“We have to look at this really differently; it comes down in the end to how serious we are about this threat and opportunity,” she said in an interview during a visit to Australia to participate in CRC meetings.
“We will not be able to achieve this if we look through the same lens that we have had for years; if we are stubborn about protecting the current paradigm, we know 100 per cent we will fail future generations.”
Dr Lampe-Önnerud, who co-chairs the World Economic Forum’s Global Future Council on Energy Technologies, said providing transparency on the real costs of different forms of energy would expose the “fable or myth on the street” that some traditional energy sources are cheap.
She suggested that decisions on where industries – particularly energy-intensive industries – are located may need to be considered from a global perspective. That could mean that energy-intensive plants such as aluminium smelters are sited in countries with cheap, round-the-clock hydroelectricity, for example, while Australia capitalises on its “enormous opportunity” in solar power and storage, with international trading to smooth out the equation.
“I don’t think I am willing to say this is the industry that will profit in Australia specifically – that is too specific – but in general we have to think about how we use electricity and how we use energy,” she said.
“And even if you look at aluminium, do we need to use aluminium the way we do? Can we use it differently? Can we reshape and innovate in this?”
“It’s much more fun to be part of a transition than to be dragged through by others or by other factors,” said Dr Lampe-Önnerud, who is the founder and chief executive of Cadenza Innovation, a New England-based developer of safe and low-cost lithium-ion battery technology.
Cadenza last year inked a licensing agreement with Australia’s Energy Renaissance that will lead to Cadenza cell batteries optimised for a hot climate being produced in Australia under licence.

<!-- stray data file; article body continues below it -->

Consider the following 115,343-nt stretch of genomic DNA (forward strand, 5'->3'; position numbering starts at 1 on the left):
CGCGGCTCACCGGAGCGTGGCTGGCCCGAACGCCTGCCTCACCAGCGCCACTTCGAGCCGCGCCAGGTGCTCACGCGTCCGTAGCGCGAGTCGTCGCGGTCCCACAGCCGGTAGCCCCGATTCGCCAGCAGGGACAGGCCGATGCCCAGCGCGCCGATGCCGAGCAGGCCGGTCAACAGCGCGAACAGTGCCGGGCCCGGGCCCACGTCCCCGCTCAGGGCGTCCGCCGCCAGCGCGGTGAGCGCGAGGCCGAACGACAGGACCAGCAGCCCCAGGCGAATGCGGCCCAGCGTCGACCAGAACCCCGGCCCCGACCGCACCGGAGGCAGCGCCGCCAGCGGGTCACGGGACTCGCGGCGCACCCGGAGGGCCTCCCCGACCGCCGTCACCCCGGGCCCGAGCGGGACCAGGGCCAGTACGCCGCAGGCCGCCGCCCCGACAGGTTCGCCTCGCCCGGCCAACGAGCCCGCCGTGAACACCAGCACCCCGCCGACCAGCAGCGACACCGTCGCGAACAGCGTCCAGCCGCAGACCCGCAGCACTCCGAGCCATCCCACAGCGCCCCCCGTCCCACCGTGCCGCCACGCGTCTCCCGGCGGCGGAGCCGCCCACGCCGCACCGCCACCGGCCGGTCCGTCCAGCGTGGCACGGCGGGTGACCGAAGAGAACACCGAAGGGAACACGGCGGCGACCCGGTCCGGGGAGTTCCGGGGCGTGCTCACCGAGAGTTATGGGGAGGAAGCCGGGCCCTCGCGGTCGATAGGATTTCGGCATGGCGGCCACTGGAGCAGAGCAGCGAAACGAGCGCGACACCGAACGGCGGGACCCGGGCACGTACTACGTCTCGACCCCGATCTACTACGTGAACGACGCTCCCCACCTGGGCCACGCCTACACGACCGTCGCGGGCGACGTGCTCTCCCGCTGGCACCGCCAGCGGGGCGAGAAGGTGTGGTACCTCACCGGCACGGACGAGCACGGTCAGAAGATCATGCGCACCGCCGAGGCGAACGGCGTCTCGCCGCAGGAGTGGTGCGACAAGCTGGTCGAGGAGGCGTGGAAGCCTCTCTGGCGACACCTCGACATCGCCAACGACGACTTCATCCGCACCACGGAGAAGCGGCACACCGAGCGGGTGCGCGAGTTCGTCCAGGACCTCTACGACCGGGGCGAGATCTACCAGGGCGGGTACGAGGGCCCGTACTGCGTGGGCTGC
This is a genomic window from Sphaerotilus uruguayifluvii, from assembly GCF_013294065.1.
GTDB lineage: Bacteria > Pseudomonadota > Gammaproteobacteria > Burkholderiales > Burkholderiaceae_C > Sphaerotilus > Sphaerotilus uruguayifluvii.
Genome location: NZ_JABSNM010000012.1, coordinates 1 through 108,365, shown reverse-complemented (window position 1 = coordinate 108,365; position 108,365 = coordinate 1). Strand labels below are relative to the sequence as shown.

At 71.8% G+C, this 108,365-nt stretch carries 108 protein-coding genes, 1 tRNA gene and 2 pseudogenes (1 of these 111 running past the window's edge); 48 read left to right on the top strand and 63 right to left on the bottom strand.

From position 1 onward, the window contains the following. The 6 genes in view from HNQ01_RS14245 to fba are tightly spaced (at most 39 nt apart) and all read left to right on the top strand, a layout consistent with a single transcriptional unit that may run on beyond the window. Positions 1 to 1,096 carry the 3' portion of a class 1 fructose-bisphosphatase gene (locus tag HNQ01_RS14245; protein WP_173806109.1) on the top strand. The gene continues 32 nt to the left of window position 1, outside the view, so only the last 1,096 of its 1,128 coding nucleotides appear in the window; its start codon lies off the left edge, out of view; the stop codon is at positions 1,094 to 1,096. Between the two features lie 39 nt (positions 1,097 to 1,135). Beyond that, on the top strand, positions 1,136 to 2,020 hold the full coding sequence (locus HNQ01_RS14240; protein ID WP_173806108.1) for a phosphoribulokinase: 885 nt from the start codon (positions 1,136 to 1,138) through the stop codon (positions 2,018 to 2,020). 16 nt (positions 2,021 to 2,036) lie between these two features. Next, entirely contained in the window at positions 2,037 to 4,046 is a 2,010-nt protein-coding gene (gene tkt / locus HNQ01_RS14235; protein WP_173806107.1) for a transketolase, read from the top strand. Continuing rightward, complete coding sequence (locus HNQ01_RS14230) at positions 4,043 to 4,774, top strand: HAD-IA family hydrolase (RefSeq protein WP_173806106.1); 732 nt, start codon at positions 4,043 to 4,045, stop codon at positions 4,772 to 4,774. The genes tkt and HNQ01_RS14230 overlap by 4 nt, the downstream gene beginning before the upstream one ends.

Dr Lampe-Önnerud, who met representatives of NSW distributor Ausgrid, Fortescue Metals Group, West Australian utility Synergy and Wesfarmers during her visit, pointed to the opportunity for utilities to cut greenhouse gas emissions and operating costs by investing in batteries rather than in ramping existing plants up and down.
She said the work of the Future Battery Industries CRC, which received $25 million in federal government funding last year, would help with transparency and exchange of information and data to inform smarter decisions on investment.
“We have a chance to stimulate all this interest and curiosity around energy storage to not only make the existing utilities more reliable and potentially find operating gains and also lower cost, but to make them more sustainable,” she said.
“It’s a slow and gradual transition where we can use the economic framework that we have right now in place and we just add the sustainability metric as one of the levers for decision-making.”
Dr Lampe-Önnerud pointed to Australia’s summer bushfires as potentially a “moment of truth” in the public consciousness about the impact of climate change here. That could drive a re-evaluation of the transition to clean energy, possibly bringing it forward to well before the 2040 or 2050 dates that some coal power plants are due to operate until.